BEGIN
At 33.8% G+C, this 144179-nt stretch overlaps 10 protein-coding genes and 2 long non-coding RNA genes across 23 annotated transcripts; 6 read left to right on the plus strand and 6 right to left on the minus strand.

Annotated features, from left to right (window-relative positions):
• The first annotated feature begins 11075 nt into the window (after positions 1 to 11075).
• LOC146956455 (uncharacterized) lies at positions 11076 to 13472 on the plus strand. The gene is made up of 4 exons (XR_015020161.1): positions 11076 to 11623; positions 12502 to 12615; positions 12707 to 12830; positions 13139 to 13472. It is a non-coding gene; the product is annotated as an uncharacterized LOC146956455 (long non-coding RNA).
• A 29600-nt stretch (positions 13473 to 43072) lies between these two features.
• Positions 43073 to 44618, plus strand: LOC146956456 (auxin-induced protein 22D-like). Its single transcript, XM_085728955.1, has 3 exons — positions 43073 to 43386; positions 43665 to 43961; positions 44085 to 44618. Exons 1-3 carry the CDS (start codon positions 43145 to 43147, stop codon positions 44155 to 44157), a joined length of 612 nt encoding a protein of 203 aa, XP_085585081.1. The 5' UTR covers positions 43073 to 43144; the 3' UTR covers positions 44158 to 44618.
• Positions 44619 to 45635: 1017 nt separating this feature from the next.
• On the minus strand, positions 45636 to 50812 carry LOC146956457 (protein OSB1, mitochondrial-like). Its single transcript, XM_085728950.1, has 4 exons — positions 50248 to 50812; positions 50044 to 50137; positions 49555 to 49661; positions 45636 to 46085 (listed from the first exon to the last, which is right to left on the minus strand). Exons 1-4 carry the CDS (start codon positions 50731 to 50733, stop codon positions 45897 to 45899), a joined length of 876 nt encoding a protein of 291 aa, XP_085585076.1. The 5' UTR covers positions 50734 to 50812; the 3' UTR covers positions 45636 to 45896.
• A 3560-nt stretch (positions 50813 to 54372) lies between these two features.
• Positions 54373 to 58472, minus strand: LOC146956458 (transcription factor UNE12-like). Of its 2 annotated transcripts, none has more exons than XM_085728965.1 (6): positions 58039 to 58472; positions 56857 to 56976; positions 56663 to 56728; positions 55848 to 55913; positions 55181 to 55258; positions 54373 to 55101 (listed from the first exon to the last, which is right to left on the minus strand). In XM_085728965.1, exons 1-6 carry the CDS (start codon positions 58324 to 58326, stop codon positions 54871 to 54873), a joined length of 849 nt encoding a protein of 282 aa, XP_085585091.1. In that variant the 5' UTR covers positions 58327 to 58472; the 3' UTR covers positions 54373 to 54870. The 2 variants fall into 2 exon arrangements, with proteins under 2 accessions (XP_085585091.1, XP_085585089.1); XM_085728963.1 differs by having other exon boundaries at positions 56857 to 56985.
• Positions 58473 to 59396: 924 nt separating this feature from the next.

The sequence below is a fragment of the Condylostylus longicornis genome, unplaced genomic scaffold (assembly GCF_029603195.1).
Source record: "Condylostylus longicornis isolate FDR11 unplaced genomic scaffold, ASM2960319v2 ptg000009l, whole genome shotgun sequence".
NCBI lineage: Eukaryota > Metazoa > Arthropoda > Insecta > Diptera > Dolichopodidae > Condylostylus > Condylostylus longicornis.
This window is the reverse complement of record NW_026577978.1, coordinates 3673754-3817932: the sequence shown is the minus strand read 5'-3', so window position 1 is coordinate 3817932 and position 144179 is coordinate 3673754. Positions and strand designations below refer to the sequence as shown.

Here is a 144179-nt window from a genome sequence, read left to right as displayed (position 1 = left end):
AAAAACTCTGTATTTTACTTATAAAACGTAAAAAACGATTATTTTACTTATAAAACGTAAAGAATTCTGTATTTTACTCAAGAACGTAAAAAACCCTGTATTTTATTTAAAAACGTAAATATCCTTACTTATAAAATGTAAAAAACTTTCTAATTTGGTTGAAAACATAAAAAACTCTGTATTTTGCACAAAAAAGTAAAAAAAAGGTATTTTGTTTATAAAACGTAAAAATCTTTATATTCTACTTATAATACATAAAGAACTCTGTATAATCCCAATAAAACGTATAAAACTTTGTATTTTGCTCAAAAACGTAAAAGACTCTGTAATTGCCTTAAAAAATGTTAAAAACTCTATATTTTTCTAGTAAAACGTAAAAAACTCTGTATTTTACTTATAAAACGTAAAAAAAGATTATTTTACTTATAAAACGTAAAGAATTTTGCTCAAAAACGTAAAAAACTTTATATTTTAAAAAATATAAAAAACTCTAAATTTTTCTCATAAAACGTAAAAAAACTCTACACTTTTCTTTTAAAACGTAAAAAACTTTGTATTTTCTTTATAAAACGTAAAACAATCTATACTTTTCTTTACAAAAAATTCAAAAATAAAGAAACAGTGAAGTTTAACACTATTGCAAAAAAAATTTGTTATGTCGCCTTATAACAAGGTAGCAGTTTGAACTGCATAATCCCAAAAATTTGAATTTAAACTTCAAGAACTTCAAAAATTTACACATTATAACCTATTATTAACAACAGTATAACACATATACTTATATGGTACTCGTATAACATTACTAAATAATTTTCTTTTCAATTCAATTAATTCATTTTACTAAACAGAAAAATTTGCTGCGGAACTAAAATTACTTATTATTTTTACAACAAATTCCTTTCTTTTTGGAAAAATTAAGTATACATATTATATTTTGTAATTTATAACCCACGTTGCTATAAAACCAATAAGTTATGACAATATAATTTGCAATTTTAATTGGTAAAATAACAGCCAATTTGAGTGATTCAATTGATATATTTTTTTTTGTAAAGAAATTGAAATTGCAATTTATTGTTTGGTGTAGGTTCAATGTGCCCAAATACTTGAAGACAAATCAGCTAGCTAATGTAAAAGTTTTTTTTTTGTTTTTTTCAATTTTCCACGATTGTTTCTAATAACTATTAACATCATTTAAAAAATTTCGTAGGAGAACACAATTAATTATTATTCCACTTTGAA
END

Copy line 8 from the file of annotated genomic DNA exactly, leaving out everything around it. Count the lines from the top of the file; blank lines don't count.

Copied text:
• On the minus strand, positions 45636 to 50812 carry LOC146956457 (protein OSB1, mitochondrial-like). Its single transcript, XM_085728950.1, has 4 exons — positions 50248 to 50812; positions 50044 to 50137; positions 49555 to 49661; positions 45636 to 46085 (listed from the first exon to the last, which is right to left on the minus strand). Exons 1-4 carry the CDS (start codon positions 50731 to 50733, stop codon positions 45897 to 45899), a joined length of 876 nt encoding a protein of 291 aa, XP_085585076.1. The 5' UTR covers positions 50734 to 50812; the 3' UTR covers positions 45636 to 45896.